{
            cards.Insert(atPosition, card);
        }
        private IList<T> cards = new List<T>();
    }
}

It turns out that this implementation does not perform very well for the game of “Baccara” which is played with a lot more cards (312) than the 52 of most card games. The reason is that the List<T>.Insert() implementation has to move the content after the inserted item. The best way to solve the performance issue would be to change the implementation of the card deck to use a LinkedList, which allows constant time insertions at and between its ends.

However, by using a LinkedList<T>, we can’t use the shuffling functionality that is based on IList<T>. This is because LinkedList<T> just implements the ICollection<T> interface which does not offer an indexed based access. So we have to rewrite the functionality for the LinkedList<T>:
using System;
using System.Collections.Generic;

namespace CardGame
{
    class CardDeck<T> where T : ICard
    {
        public void Shuffle()
        {
            Shuffle(cards.First, cards.Last);
        } 
        
        public void Shuffle(LinkedListNode<T> first, 
                            LinkedListNode<T> lastInRange)
        {
            Random rand = new Random(unchecked((int)DateTime.Now.Ticks));
            int length = Distance(first, lastInRange);
            for (int i = length - 1; i >= 0; i--)
            {
                Swap(lastInRange, NodeAt(first, rand.Next(0, i)));
                lastInRange = lastInRange.Previous;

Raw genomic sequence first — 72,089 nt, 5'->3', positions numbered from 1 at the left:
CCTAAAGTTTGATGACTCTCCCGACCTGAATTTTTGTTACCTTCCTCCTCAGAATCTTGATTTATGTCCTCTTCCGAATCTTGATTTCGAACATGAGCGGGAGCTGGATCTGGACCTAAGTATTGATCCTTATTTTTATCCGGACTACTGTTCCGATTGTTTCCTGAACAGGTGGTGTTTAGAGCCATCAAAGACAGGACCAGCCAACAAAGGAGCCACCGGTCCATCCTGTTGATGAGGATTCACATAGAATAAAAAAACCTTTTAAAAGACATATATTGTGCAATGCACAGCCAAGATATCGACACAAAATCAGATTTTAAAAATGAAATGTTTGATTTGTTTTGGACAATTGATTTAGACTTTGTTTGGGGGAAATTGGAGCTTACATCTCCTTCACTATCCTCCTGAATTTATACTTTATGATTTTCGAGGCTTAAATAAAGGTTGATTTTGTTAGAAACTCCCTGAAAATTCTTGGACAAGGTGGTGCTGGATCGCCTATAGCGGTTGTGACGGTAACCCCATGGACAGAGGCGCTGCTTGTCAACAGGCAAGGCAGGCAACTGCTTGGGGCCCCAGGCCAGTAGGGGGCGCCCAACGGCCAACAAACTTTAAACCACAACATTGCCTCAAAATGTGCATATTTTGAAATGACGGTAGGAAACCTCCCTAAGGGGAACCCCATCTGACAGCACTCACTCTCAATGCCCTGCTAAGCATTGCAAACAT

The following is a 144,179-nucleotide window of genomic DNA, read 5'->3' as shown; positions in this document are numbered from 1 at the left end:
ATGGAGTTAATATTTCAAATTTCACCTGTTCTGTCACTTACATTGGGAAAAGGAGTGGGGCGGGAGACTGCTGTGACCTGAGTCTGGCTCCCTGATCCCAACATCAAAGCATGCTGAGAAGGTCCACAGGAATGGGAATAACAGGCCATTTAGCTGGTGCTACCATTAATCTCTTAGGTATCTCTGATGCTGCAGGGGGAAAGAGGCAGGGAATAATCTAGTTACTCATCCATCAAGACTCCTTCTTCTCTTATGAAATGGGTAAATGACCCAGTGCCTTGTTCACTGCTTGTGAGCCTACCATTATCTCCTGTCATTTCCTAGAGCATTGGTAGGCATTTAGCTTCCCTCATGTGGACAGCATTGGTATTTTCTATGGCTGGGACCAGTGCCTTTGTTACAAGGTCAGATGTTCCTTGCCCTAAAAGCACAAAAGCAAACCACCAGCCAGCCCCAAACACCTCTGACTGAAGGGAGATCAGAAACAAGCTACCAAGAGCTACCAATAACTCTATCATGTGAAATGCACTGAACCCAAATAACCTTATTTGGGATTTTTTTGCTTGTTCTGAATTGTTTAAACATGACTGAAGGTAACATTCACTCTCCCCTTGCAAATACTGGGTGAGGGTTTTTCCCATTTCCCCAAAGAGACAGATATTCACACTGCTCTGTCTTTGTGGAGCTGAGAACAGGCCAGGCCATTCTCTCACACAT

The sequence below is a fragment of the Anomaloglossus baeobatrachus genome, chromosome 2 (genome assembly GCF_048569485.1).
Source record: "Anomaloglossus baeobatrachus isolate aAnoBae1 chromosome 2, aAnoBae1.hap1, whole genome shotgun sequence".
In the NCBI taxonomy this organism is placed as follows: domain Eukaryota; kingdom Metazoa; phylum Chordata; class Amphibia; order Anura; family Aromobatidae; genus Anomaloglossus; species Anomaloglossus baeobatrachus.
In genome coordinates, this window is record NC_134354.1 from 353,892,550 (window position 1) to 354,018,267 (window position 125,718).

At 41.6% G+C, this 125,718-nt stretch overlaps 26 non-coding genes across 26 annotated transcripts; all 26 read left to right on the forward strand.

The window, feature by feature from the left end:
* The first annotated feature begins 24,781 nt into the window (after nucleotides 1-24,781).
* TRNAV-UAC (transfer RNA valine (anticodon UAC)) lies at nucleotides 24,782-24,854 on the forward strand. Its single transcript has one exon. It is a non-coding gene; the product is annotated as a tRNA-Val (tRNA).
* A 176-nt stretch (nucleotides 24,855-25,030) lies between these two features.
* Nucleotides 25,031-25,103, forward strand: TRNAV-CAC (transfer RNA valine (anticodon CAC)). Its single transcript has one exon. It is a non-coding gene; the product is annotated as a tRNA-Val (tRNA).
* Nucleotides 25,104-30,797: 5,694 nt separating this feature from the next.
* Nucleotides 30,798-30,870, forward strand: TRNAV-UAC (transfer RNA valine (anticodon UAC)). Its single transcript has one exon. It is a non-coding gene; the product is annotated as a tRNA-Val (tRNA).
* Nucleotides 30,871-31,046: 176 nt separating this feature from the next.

}
        }
        private static LinkedListNode<U> 
            NodeAt<U>(LinkedListNode<U> first, int idx)
        {
            while (idx >= 0)
            {
                first = first.Next;
                --idx;
            }
            return first;
        }
        private static int 
            Distance<U>(LinkedListNode<U> lhs, LinkedListNode<U> rhs)
        {
            int count = 0;
            while (lhs != rhs)
            {
                ++count;
                lhs = lhs.Next;
            }
            return count + 1;
        }
        private static void 
            Swap<U>(LinkedListNode<U> lhs, LinkedListNode<U> rhs)
        {
            U tmp = lhs.Value;
            lhs.Value = rhs.Value;
            rhs.Value = tmp;
        }
        public void InsertAt(T card, T before)
        {
            cards.AddBefore(cards.Find(before), card);
        }
        public ICollection<T> Cards { get { return cards; } }
        private LinkedList<T> cards = new LinkedList<T>();
    }
}

That was quite a lot of work to replace existing functionality with something that actually just does the same. If we look at the CardDeck<T>.Shuffle() method more closely it becomes clear that it contains the same algorithm as GamblingSuite.Algorithms.Shuffle(). The difference of both approaches is the container, to be more precise the access to the values inside of the container. While an IList<T> offers constant time access via its indexer for any index (random access), a LinkedList<T> offers access to its ends in constant time and no random access at all. This is a result of their internal structure. So if it would be possible to abstract the access to the container away, it should be possible to reuse the shuffle algorithms in both cases.

This can be achieved by using the iterator pattern: The iterator is a design pattern that “provides a way to access the elements of an aggregate object sequentially without exposing its underlying representation”.

So, isn’t an IEnumerator<T> an iterator? Yes, it is, so let’s take a closer look: We would need to change the algorithm to iterate in a forward direction. This should be possible. But we are not able to swap the underlying elements of two IEnumerator<T> implementations, as the interface only provides read-only access.

The iterator we are looking for must be able
  • to move backwards over a container